Radio station 1010 WINS in New York City advertises, ?You give us 22 minutes, we?ll give you the world.? The whole world? It?s amazing how they can fit all that information into such a brief time. In a similar vein, the 11 o?clock news never runs past 11:30, and the three network newscasts never run over their half-hour time frame.
This can be done because newscasts are predictable. They focus on the same sorts of stories -- murder, mayhem, natural disasters -- and they tell those stories the same way, by focusing on the negative. Good news usually ends up on the cutting room floor.
Raise your hand if you can name the new Iraqi president. He?s Jalal Talabani. On April 6 he became the country?s first Kurdish president, and in fact the first non-Arab president of an Arab nation.
Then he faded from view, being replaced on page 1 by more typical stories, such as the Washington Post?s April 19 report titled, ?The Grim Reaper, Riding a Firetruck in Iraq;
Marines Recount Dramatic Assault At Base Near Syria.?
It?s true that Talabani?s post is symbolic. But what?s critical here is that he wanted it. Kurds celebrated his selection, and opposition Sunnis and Shiites allowed it to go forward. Those are all great signs, because they prove the Kurds are committed to remaining a part of Iraq, and that their Arab neighbors want them to remain. That should be news.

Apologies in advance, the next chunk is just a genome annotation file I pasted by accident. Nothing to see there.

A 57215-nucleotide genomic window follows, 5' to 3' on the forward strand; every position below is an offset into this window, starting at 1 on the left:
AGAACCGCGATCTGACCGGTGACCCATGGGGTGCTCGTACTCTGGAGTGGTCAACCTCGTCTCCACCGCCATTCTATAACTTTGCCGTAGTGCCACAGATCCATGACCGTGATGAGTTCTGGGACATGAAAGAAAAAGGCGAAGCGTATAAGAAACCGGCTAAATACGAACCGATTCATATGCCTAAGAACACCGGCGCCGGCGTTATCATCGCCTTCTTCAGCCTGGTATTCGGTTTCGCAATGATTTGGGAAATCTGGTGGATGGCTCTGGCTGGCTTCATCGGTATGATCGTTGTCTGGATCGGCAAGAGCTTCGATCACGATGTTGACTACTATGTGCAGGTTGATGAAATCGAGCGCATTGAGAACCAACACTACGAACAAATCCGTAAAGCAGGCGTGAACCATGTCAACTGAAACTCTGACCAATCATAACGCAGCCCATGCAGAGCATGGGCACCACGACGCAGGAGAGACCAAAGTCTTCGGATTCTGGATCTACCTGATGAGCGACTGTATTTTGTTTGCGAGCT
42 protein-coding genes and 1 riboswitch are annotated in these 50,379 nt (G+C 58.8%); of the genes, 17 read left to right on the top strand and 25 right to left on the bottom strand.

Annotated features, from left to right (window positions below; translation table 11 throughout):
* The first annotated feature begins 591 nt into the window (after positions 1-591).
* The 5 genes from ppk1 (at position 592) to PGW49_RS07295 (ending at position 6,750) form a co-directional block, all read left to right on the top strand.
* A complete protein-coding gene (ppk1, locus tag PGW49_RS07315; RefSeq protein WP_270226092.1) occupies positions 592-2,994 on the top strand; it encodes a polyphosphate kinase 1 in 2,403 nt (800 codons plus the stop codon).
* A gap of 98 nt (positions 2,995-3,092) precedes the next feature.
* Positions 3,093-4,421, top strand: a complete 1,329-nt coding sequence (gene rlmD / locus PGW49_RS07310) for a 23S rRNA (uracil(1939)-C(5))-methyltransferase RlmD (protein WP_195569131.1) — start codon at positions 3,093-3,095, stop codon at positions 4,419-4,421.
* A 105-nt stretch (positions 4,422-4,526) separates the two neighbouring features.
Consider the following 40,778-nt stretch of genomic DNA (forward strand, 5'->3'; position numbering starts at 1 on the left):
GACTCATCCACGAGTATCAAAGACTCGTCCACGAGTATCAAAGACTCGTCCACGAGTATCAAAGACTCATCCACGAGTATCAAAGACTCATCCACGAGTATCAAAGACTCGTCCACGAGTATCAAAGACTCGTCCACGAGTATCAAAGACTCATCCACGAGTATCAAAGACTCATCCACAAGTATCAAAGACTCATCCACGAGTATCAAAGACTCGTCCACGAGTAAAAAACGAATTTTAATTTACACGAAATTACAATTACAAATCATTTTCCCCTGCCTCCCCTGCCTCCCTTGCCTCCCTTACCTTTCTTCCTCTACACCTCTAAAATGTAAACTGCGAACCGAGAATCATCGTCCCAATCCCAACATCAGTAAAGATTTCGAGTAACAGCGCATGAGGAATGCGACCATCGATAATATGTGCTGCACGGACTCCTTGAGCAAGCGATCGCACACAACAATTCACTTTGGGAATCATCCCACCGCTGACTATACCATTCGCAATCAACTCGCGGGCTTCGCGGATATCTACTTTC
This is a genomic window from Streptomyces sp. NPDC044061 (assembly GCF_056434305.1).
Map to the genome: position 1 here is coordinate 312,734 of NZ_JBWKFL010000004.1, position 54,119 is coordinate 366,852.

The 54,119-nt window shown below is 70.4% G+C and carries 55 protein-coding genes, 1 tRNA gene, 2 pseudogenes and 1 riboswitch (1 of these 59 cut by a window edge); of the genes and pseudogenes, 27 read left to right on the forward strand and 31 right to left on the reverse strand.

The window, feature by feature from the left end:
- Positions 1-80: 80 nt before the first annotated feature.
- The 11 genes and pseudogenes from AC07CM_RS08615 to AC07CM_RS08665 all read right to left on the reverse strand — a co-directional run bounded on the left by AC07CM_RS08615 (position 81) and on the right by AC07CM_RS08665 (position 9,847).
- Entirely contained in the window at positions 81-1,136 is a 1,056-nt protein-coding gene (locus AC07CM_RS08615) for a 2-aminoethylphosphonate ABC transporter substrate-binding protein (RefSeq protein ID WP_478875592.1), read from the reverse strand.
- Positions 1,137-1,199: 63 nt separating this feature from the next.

After all, just last year the press was wondering if Iraq could remain united. A May story in Newsday, for example, worried ?about a new kind of civil war between the country?s two main ethnic groups: Arabs and Kurds.? Maybe those reports of Iraq?s impending demise were premature.
The problem is that while the media did a good job covering the horse race of the Iraqi election -- remember all the purple-stained fingers? -- once the ink wore off, so did the media?s interest.
Reporters forgot that democracy is messy and often slow, and that it sometimes takes weeks or even months to get big things accomplished. They resorted to stories like the April 2 Washington Post report that began, ?The protracted delay in naming a new Iraqi government has alarmed the country?s powerful Shiite Muslim clergy, who worry that growing popular frustration may endanger the government?s legitimacy.?
In fact, the new government has legitimacy because of the length of those talks. Genuine power sharing involves compromise on all sides, and that?s clearly what was going on in Iraq. Such negotiations are less photogenic than a car bomb, but in the long run will prove much more consequential.
The media?s focus on the negative infects us at home, as well. That was evident in our supposed lack of flu vaccine last fall.
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